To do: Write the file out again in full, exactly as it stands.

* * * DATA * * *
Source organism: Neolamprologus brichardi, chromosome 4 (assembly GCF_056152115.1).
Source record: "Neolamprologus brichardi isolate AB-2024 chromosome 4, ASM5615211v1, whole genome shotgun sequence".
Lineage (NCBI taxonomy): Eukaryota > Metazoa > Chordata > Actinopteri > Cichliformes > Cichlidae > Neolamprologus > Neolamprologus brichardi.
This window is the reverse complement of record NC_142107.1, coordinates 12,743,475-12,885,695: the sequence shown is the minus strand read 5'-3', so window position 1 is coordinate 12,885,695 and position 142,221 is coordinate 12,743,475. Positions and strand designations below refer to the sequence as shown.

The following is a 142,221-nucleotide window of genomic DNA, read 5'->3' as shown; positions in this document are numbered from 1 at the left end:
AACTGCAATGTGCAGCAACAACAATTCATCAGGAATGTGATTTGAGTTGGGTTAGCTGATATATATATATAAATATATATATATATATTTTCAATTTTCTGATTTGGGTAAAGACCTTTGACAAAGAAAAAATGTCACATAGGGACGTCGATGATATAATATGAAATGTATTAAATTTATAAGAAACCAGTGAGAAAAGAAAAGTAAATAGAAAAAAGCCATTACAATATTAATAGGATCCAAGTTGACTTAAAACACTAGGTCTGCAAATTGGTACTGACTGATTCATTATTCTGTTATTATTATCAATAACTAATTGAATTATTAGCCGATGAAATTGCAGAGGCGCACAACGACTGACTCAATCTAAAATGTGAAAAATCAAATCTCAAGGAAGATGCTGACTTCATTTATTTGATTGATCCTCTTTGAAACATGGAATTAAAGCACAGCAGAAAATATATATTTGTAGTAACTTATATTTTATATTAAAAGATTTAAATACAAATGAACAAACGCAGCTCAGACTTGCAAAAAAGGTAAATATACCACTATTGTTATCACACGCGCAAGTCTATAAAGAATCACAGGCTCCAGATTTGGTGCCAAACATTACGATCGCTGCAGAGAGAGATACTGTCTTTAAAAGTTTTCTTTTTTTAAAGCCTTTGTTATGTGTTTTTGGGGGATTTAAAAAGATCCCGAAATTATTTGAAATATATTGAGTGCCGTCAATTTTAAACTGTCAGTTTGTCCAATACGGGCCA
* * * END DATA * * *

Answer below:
Source organism: Neolamprologus brichardi, chromosome 4 (assembly GCF_056152115.1).
Source record: "Neolamprologus brichardi isolate AB-2024 chromosome 4, ASM5615211v1, whole genome shotgun sequence".
Lineage (NCBI taxonomy): Eukaryota > Metazoa > Chordata > Actinopteri > Cichliformes > Cichlidae > Neolamprologus > Neolamprologus brichardi.
This window is the reverse complement of record NC_142107.1, coordinates 12,743,475-12,885,695: the sequence shown is the minus strand read 5'-3', so window position 1 is coordinate 12,885,695 and position 142,221 is coordinate 12,743,475. Positions and strand designations below refer to the sequence as shown.

The following is a 142,221-nucleotide window of genomic DNA, read 5'->3' as shown; positions in this document are numbered from 1 at the left end:
AACTGCAATGTGCAGCAACAACAATTCATCAGGAATGTGATTTGAGTTGGGTTAGCTGATATATATATATAAATATATATATATATATTTTCAATTTTCTGATTTGGGTAAAGACCTTTGACAAAGAAAAAATGTCACATAGGGACGTCGATGATATAATATGAAATGTATTAAATTTATAAGAAACCAGTGAGAAAAGAAAAGTAAATAGAAAAAAGCCATTACAATATTAATAGGATCCAAGTTGACTTAAAACACTAGGTCTGCAAATTGGTACTGACTGATTCATTATTCTGTTATTATTATCAATAACTAATTGAATTATTAGCCGATGAAATTGCAGAGGCGCACAACGACTGACTCAATCTAAAATGTGAAAAATCAAATCTCAAGGAAGATGCTGACTTCATTTATTTGATTGATCCTCTTTGAAACATGGAATTAAAGCACAGCAGAAAATATATATTTGTAGTAACTTATATTTTATATTAAAAGATTTAAATACAAATGAACAAACGCAGCTCAGACTTGCAAAAAAGGTAAATATACCACTATTGTTATCACACGCGCAAGTCTATAAAGAATCACAGGCTCCAGATTTGGTGCCAAACATTACGATCGCTGCAGAGAGAGATACTGTCTTTAAAAGTTTTCTTTTTTTAAAGCCTTTGTTATGTGTTTTTGGGGGATTTAAAAAGATCCCGAAATTATTTGAAATATATTGAGTGCCGTCAATTTTAAACTGTCAGTTTGTCCAATACGGGCCA